For added flavour, to capture the quality of different people’s contributions, they can use the Subjective-Enumeration-Algorithm.
OK, this is rough, but it is amusing to think that I have actually done this — walked into businesses and presented ideas framed in the MTTP (Money-Time-Trust-Protocol) contract.
At the end of the meeting, the person is usually amazed. They have received a new idea they may use in their business, have had a super-interesting discussion, and they end up with more money than they came with.
I tried this with advertising companies and got very close to money-flow. Nobody I spoke to, however, saw the potential for using this methodology when approaching their potential new clients. Not yet at least. The idea of giving away your ideas seems to go counter ‘pitching’ and competing and owning. Once people get it though, it may turn the business world upside down, just like open-source half-did on the internet. This time, it is in the real world with anything.
A few observations which seem to evolve from the money-time-trust-protocol quite naturally: Time Trust, demurrage, the “problem” when two givers meet, and sourcing the origins of giving.
Of course we should not be surprised that someone came up with Time Banks. In fact it was a chap called Dr Edgar Cahn during the 1980’s.
Ecological economics began with the financial handshake that turned out to be called mttp — money-time-trust-protocol, and over the months, awareness reveals some more qualities of its fractal structure. We have already mentioned moneyflow and the powerlaw as money can be decelerated, eg I am looking for about five £100-days per week to be able to make a living. Well, with due consideration, we may also wish to estimate the period of time such a contract may exist, eg for a season. That is, we have a number tagged with three periods of time. Eg, five people contract me for £100-day per week for the duration of a season.
A previous thought has been credits which developed further on ideas I had with Tav when I first engaged the Espian lot back in summer 2007. Back then, I influenced Tav to shift from thinking of personal economic units, that is a currency relative to every individual, to subjective weighting, so that money was distributed through the ratio of values each and every individual allocates. The development in terms of credits was to map it in terms of two dimensions, open-closed and black-red. The safest credit to receive was black-closed, which effectively acts like money: it is money that is guaranteed because the person is in the black and the total allocation of credits is closed so that whatever value one gets is the value one gets.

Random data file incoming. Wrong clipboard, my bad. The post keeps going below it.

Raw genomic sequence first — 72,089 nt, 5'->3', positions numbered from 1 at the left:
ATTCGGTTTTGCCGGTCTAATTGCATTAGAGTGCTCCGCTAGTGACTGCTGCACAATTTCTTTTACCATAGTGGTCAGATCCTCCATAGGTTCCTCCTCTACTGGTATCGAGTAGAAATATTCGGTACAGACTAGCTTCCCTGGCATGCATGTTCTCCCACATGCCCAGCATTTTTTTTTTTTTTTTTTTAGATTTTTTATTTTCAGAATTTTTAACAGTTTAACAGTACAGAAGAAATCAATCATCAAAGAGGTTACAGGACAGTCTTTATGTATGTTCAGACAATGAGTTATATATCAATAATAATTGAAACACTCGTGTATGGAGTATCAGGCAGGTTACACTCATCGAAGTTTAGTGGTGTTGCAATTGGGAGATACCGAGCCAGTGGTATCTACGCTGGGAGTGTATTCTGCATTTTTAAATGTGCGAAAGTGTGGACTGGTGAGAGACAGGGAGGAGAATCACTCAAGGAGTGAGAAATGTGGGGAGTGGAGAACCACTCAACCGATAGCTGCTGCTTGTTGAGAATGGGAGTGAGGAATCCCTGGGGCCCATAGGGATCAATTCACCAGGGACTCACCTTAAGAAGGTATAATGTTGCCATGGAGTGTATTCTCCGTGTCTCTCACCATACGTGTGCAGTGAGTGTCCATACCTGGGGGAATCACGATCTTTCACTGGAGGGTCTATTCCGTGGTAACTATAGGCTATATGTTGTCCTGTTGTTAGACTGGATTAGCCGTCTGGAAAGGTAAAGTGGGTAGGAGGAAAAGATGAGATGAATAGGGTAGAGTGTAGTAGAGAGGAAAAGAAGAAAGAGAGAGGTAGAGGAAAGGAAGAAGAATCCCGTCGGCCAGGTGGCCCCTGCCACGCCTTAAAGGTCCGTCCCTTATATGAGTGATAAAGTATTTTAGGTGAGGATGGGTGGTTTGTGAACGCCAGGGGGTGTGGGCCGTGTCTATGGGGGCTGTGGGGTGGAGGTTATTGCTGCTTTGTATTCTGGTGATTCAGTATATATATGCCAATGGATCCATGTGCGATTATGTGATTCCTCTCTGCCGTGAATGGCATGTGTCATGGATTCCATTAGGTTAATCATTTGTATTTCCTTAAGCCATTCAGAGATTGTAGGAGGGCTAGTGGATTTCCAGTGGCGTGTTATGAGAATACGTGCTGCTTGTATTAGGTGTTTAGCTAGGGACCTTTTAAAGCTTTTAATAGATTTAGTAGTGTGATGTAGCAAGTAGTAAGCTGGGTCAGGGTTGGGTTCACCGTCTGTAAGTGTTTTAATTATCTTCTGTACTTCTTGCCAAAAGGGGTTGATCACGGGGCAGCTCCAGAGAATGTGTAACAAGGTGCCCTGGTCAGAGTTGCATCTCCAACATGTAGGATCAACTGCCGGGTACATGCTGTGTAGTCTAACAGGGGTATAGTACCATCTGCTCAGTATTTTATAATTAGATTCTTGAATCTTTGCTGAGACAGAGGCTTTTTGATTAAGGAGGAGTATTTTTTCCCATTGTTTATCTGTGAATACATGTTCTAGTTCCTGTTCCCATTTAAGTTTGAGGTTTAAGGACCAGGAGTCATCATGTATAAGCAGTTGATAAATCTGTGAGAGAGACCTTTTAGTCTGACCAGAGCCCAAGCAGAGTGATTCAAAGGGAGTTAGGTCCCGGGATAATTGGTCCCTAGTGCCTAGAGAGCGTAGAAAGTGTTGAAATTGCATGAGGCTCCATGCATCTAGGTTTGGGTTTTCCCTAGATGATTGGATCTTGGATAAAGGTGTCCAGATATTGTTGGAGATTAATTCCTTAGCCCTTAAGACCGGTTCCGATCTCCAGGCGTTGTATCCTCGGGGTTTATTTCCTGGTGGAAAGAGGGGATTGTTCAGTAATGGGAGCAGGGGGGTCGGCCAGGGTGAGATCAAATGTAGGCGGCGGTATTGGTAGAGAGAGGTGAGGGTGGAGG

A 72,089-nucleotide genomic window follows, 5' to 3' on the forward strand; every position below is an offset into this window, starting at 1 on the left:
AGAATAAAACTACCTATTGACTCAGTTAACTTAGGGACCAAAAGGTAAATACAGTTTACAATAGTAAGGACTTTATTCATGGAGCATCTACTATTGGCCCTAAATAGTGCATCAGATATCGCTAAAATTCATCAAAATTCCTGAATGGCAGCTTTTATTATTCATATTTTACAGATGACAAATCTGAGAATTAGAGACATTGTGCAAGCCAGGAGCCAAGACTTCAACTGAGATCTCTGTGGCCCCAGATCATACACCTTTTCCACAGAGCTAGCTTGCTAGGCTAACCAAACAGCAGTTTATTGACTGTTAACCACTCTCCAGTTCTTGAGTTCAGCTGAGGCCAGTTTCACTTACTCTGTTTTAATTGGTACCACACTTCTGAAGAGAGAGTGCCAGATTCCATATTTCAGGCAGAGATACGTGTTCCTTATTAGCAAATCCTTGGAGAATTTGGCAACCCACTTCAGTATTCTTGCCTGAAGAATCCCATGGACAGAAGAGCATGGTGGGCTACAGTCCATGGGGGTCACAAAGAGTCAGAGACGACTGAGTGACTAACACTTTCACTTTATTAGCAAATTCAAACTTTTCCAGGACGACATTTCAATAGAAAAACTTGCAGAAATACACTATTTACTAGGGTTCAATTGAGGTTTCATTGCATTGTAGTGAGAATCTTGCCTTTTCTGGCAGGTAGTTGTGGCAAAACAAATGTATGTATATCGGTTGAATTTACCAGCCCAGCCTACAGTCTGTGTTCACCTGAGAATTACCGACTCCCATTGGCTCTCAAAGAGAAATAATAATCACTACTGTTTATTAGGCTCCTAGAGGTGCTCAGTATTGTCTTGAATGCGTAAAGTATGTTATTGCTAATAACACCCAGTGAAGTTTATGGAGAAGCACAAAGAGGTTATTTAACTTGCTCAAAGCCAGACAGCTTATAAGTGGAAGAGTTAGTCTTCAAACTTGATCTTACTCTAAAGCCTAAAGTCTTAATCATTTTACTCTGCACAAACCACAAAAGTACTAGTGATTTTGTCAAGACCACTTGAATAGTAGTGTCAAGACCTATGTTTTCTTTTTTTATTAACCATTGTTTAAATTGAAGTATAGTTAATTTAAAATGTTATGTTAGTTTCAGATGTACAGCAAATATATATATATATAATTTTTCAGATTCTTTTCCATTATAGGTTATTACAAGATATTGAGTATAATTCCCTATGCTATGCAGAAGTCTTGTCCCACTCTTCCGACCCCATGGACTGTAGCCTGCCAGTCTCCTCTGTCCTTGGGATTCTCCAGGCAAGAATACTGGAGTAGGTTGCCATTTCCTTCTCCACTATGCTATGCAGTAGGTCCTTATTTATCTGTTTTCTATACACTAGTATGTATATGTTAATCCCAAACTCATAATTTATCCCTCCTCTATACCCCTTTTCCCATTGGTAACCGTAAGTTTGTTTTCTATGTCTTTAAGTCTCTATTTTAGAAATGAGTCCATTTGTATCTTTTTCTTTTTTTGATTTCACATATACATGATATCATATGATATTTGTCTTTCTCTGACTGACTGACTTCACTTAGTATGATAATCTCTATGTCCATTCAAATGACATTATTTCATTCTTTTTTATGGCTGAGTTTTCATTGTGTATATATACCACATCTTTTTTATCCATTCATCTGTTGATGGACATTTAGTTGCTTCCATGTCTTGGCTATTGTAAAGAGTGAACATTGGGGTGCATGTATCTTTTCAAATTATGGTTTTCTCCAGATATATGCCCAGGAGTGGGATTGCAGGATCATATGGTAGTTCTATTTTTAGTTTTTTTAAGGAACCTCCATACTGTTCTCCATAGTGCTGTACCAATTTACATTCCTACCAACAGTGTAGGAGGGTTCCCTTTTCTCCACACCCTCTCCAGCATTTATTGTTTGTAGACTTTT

Tav didn’t see the point in a system that had normal money in it. Now that we have come up with ecological economics, it is a useful way to track how one behaves with one’s credit allocation through life, perhaps promising a lot of open-red credits say, and then phasing into giving out black-closed credits for important things. And more importantly, it allows us to track our collective behaviour, giving us a chance to shift from a money-production culture to a value-creation one — all with the self-similar social contract of mttp. In fact, mttp might be renamed as mutual-time-trust-protocol, and the thing that is formed a Time Trust. This may be the name of the book I am writing about ecological economics.
demurrage, or rusty money
And in case this is too much, too far, one potential point of validation is to recognise 1) the limits of current understanding and 2) demurrage or rusty money is built into mttp.
In relation to the first, I am perpetually making sense of the jumps I have made. It is gratifying to note how credits has become useful after making that leap nearly two years ago (in this dunno book when I started to live in Madeira). I still have no idea about how to square closed credits with third order periods of velocity of money, but I am sure it is doable. This is also an invitation for anyone to contribute to this space. The first financial bods to seriously consider ecosquared and mttp, will be able to bring to light many aspects which will not only make them famous, but will provide us with further understanding and a stable evolution of the eco^2 entity. That is, everyone is welcome.
In relation to the second, it is gratifying to note how rusty money appears in this formulation. We have not had to graft it on, like a scaffolding of categories, but rather it evolves from the same mttp social contract. Namely, when I invite someone for a day, my £100 is fixed and does not change. Even should the entity die that week, they will receive the £100. Because it is fixed, it is useless. It is not reinvested by a bank, and does not pay interest. This may not appear significant at first, but if you consider an invitation for £10m which is for a century, that £100m will not be worth much in a century’s time. That is, it “devalues” — at least in traditional economic terms. That is, it rusts, because of inflation, primarily.
A remarkable observation, which naturally evolves from mttp.
the four directions of mttp
Examining the abstraction of money as a number set to periods of time (duration, rate and period eg £100-day per week over a season), we can re-examine the initial mttp contract. Namely, a decision is made before the period of time which way the money goes. In fact there are three possible contracts when money meets equally as given by the following truth table: